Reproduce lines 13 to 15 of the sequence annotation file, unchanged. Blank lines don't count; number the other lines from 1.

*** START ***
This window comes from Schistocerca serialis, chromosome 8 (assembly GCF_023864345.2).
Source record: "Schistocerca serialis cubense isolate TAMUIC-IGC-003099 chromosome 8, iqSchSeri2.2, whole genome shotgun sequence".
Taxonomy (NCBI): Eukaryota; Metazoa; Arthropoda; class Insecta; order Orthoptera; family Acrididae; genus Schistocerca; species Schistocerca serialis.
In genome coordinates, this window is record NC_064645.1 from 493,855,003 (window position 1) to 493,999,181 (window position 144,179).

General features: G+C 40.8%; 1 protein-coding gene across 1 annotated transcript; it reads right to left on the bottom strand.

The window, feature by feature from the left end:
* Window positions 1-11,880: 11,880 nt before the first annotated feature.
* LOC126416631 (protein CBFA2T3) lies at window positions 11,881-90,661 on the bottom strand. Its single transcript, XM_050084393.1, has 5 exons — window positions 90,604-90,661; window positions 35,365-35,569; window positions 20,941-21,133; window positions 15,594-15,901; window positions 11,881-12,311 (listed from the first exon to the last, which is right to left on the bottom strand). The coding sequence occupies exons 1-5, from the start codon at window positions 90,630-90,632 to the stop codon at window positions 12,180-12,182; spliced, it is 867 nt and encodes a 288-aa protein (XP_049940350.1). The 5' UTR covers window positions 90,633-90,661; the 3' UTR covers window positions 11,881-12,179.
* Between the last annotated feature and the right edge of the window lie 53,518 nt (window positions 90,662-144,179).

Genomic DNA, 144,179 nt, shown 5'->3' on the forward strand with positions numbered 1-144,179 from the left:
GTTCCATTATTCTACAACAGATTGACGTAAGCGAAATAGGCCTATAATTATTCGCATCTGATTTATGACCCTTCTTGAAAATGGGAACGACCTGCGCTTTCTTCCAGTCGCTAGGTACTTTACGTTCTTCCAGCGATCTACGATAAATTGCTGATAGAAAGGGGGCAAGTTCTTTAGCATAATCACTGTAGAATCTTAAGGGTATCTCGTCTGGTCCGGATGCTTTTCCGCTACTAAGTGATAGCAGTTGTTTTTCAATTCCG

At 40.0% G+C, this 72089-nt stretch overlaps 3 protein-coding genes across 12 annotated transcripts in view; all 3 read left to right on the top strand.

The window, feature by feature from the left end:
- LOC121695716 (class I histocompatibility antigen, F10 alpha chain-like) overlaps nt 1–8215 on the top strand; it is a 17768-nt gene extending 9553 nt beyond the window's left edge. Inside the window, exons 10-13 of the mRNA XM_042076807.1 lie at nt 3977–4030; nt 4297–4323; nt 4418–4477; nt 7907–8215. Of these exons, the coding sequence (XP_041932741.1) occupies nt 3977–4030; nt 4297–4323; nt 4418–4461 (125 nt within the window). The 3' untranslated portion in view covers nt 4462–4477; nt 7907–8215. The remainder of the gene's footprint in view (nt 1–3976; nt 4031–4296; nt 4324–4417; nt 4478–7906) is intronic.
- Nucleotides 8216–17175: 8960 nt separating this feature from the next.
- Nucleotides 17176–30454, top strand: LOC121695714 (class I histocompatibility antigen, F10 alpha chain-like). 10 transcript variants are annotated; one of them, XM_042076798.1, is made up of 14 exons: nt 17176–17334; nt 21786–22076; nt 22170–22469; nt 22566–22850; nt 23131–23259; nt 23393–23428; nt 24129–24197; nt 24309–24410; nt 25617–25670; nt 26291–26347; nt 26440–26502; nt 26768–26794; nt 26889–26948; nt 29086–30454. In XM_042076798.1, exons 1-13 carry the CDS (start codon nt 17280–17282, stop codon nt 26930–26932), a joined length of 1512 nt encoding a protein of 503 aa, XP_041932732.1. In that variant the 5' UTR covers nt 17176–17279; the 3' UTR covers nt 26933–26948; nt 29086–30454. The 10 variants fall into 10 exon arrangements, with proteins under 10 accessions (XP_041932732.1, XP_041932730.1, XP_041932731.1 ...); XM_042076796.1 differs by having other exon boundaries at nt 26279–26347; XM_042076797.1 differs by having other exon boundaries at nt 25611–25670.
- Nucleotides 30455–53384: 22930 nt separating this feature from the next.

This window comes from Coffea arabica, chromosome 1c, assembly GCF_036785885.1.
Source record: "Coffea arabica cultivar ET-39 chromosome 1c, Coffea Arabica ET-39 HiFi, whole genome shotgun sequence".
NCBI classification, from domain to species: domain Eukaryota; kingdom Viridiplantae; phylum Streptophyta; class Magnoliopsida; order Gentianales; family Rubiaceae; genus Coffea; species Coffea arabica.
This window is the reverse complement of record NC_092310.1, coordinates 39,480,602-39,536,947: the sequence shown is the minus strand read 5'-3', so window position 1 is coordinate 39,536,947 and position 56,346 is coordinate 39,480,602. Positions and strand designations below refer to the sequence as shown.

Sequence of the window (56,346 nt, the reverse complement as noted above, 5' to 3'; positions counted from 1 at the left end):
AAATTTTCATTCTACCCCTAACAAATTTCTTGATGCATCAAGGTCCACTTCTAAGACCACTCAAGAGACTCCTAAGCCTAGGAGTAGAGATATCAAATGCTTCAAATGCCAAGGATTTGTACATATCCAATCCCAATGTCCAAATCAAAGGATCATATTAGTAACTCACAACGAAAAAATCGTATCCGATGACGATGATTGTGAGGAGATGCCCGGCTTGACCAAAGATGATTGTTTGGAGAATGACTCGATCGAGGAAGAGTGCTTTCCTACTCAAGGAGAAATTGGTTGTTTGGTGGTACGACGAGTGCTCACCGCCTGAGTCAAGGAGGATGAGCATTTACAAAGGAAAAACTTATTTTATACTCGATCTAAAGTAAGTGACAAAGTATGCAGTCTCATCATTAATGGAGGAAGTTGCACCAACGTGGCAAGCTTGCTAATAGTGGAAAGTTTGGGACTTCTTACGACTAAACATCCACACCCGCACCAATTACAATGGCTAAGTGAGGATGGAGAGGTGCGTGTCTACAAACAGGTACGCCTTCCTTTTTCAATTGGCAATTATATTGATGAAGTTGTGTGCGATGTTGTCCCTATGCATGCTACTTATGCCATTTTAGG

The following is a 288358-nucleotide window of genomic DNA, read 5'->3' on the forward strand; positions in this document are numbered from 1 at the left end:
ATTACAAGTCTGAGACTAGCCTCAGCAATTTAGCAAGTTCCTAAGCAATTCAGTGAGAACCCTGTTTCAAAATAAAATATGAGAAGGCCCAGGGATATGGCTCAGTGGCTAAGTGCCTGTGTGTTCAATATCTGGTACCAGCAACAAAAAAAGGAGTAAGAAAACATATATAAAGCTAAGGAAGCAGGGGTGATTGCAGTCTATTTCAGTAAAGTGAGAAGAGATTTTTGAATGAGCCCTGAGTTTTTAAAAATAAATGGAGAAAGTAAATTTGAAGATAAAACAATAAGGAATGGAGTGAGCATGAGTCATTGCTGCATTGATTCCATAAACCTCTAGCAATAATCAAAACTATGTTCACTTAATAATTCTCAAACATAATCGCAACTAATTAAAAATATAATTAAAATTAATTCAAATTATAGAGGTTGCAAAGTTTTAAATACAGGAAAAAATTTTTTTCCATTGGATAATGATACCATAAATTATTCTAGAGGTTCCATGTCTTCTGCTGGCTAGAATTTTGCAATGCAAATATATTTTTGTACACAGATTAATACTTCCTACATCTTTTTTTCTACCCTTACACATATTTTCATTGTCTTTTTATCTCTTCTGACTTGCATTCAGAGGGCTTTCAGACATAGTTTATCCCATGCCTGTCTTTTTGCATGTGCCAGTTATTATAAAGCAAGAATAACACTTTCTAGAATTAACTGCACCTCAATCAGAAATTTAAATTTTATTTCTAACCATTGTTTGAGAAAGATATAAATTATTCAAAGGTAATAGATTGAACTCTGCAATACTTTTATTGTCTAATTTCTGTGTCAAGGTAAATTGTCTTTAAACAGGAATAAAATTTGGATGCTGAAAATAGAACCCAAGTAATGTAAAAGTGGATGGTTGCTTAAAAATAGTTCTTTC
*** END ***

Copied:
The window, feature by feature from the left end:
- LOC121695716 (class I histocompatibility antigen, F10 alpha chain-like) overlaps nt 1–8215 on the top strand; it is a 17768-nt gene extending 9553 nt beyond the window's left edge. Inside the window, exons 10-13 of the mRNA XM_042076807.1 lie at nt 3977–4030; nt 4297–4323; nt 4418–4477; nt 7907–8215. Of these exons, the coding sequence (XP_041932741.1) occupies nt 3977–4030; nt 4297–4323; nt 4418–4461 (125 nt within the window). The 3' untranslated portion in view covers nt 4462–4477; nt 7907–8215. The remainder of the gene's footprint in view (nt 1–3976; nt 4031–4296; nt 4324–4417; nt 4478–7906) is intronic.
- Nucleotides 8216–17175: 8960 nt separating this feature from the next.